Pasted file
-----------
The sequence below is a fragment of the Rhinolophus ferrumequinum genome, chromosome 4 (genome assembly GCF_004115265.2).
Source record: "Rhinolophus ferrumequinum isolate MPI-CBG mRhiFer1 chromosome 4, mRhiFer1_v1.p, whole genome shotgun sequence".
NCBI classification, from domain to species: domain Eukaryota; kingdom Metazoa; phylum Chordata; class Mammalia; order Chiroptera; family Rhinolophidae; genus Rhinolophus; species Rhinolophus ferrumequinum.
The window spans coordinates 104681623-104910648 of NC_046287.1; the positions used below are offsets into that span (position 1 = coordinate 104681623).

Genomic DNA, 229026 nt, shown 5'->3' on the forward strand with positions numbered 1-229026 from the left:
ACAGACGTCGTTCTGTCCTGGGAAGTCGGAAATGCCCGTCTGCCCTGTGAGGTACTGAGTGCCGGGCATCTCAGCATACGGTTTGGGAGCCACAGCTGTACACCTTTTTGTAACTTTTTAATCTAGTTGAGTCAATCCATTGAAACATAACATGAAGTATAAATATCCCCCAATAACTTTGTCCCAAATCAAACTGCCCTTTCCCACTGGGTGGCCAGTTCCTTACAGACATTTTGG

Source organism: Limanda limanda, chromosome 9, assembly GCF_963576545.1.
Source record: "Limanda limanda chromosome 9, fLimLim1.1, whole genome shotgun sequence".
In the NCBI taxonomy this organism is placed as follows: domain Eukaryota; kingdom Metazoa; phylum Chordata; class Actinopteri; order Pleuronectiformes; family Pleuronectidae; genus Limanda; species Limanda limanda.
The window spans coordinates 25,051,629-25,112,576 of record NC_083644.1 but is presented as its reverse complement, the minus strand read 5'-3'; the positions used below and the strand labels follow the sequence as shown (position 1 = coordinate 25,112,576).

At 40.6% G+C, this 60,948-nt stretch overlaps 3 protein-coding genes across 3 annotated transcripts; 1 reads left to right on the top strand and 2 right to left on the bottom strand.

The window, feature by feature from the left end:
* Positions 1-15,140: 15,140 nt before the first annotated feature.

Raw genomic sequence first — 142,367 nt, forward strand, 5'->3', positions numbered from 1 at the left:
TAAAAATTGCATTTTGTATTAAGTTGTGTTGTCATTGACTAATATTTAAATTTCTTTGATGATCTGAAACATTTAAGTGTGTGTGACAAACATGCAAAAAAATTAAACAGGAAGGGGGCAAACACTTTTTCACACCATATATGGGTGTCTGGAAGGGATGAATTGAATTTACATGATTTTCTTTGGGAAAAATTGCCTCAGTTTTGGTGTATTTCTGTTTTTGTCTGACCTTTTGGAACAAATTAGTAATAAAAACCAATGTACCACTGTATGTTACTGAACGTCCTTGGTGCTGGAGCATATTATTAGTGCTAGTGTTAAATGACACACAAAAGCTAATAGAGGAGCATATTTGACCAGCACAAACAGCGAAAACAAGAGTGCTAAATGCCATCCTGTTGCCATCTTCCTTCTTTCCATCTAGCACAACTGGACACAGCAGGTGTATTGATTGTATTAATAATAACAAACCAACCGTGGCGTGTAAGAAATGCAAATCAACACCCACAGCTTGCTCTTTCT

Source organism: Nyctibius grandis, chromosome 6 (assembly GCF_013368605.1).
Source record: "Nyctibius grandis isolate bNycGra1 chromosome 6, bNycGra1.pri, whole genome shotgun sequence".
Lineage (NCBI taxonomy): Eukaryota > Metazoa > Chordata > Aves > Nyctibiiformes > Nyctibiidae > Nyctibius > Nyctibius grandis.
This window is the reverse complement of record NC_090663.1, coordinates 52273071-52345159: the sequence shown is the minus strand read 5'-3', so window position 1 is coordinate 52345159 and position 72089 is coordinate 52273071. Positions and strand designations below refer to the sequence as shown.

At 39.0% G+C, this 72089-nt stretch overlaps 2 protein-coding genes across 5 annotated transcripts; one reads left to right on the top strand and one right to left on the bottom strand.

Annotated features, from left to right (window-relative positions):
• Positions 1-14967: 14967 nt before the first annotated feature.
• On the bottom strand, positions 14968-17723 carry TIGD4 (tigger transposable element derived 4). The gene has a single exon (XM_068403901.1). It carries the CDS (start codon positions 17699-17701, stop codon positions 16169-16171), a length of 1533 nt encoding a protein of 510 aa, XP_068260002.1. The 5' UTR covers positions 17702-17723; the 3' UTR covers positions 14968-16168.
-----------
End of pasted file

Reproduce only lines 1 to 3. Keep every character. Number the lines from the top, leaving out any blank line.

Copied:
The sequence below is a fragment of the Rhinolophus ferrumequinum genome, chromosome 4 (genome assembly GCF_004115265.2).
Source record: "Rhinolophus ferrumequinum isolate MPI-CBG mRhiFer1 chromosome 4, mRhiFer1_v1.p, whole genome shotgun sequence".
NCBI classification, from domain to species: domain Eukaryota; kingdom Metazoa; phylum Chordata; class Mammalia; order Chiroptera; family Rhinolophidae; genus Rhinolophus; species Rhinolophus ferrumequinum.